Wednesday, 28 August 2019

Wild ground-nesting bees might be exposed to lethal levels of neonics in soil

Date: August 26, 2019
Source: University of Guelph

In a first-ever study investigating the risk of neonicotinoid insecticides to ground-nesting bees, University of Guelph researchers have discovered at least one species is being exposed to lethal levels of the chemicals in the soil.

Examining the presence of these commonly used pesticides in soil is important given the majority of bee species in Canada make their nests in the ground.

This study focused on hoary squash bees, which feed almost exclusively on the nectar and pollen of squash, pumpkin and gourd flowers.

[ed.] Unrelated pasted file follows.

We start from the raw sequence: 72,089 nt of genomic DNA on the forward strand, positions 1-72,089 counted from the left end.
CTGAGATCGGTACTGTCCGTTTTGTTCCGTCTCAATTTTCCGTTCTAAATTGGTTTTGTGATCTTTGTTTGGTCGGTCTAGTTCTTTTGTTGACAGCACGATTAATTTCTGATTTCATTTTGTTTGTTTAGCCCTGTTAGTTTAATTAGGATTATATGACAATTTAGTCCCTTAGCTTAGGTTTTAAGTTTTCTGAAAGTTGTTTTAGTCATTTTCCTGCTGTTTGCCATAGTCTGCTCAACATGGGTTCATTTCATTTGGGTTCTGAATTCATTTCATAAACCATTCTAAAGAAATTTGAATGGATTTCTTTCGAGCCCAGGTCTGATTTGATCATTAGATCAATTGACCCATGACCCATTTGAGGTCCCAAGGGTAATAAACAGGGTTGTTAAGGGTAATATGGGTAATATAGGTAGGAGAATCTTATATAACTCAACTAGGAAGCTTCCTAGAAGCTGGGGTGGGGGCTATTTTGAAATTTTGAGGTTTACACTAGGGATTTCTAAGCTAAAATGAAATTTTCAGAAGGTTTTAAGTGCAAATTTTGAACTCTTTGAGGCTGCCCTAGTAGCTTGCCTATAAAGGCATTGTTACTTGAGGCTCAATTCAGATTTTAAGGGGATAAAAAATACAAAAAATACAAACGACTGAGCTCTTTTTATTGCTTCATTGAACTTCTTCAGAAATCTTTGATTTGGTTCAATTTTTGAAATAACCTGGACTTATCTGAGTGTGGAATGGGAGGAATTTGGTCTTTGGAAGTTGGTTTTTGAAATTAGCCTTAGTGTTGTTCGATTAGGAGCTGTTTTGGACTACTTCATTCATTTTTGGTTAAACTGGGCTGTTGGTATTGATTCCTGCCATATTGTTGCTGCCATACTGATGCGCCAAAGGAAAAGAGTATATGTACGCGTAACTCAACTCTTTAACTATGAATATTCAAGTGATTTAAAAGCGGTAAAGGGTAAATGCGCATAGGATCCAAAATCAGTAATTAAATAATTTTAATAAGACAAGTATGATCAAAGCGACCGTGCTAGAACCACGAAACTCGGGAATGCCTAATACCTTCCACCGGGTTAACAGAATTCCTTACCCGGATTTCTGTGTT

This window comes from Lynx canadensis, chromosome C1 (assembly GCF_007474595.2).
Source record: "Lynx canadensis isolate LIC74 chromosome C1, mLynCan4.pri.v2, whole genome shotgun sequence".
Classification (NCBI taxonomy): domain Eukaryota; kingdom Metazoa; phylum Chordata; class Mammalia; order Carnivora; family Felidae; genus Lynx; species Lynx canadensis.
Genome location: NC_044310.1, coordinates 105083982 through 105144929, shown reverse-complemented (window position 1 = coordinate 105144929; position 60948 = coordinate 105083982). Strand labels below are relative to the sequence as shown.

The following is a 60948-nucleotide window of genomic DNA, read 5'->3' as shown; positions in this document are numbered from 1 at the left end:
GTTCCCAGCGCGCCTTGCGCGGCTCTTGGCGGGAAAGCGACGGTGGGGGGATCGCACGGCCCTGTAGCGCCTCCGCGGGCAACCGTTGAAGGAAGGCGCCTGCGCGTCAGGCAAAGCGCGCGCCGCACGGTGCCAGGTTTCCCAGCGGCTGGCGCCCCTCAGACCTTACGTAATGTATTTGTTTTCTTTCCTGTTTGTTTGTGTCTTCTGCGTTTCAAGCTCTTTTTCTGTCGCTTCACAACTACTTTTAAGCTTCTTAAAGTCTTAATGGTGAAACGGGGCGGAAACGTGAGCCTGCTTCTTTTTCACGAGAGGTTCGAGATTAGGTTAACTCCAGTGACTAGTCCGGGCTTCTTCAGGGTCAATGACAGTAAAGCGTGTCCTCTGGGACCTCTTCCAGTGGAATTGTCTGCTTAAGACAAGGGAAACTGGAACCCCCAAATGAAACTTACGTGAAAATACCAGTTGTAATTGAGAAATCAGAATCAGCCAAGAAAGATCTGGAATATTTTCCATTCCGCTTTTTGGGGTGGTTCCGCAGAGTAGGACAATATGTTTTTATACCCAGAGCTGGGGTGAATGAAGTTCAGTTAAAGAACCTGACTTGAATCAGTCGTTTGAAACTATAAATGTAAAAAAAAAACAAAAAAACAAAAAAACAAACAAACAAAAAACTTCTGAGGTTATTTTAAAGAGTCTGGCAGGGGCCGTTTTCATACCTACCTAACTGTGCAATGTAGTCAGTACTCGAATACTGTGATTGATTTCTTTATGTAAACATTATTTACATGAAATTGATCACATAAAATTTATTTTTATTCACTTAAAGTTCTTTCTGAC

Researchers found that the likelihood that squash bees are being chronically exposed to lethal doses of a key neonicotinoid, clothianidin, in soil was 36 per cent or higher in squash fields.

That means 36 per cent of the population is probably encountering lethal doses, which is well above the acceptable threshold of 5 per cent, in which 95 per cent of the bees would survive exposure.

"These findings are applicable to many other wild bee species in Canada that nest on or near farms," said U of G School of Environmental Sciences professor, Nigel Raine, who holds the Rebanks Family Chair in Pollinator Conservation and worked on the study with PhD student and lead author Susan Chan.


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